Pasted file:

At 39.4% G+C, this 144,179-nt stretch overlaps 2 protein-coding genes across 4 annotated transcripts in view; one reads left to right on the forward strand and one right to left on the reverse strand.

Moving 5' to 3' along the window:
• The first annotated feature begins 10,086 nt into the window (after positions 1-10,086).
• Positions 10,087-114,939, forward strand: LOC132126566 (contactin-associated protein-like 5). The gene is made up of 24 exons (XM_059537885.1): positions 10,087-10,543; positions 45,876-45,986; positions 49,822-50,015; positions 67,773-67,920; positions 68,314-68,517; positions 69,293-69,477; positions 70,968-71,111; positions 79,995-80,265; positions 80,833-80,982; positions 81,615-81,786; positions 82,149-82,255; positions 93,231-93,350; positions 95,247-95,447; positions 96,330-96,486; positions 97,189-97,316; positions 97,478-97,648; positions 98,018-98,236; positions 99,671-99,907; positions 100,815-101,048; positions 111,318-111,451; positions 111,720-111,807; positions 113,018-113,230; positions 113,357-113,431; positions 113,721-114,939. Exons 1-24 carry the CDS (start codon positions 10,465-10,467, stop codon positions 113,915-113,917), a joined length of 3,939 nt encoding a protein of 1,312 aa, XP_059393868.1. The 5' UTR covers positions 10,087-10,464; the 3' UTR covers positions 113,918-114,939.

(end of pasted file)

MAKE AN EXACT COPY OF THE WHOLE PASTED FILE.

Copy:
At 39.4% G+C, this 144,179-nt stretch overlaps 2 protein-coding genes across 4 annotated transcripts in view; one reads left to right on the forward strand and one right to left on the reverse strand.

Moving 5' to 3' along the window:
• The first annotated feature begins 10,086 nt into the window (after positions 1-10,086).
• Positions 10,087-114,939, forward strand: LOC132126566 (contactin-associated protein-like 5). The gene is made up of 24 exons (XM_059537885.1): positions 10,087-10,543; positions 45,876-45,986; positions 49,822-50,015; positions 67,773-67,920; positions 68,314-68,517; positions 69,293-69,477; positions 70,968-71,111; positions 79,995-80,265; positions 80,833-80,982; positions 81,615-81,786; positions 82,149-82,255; positions 93,231-93,350; positions 95,247-95,447; positions 96,330-96,486; positions 97,189-97,316; positions 97,478-97,648; positions 98,018-98,236; positions 99,671-99,907; positions 100,815-101,048; positions 111,318-111,451; positions 111,720-111,807; positions 113,018-113,230; positions 113,357-113,431; positions 113,721-114,939. Exons 1-24 carry the CDS (start codon positions 10,465-10,467, stop codon positions 113,915-113,917), a joined length of 3,939 nt encoding a protein of 1,312 aa, XP_059393868.1. The 5' UTR covers positions 10,087-10,464; the 3' UTR covers positions 113,918-114,939.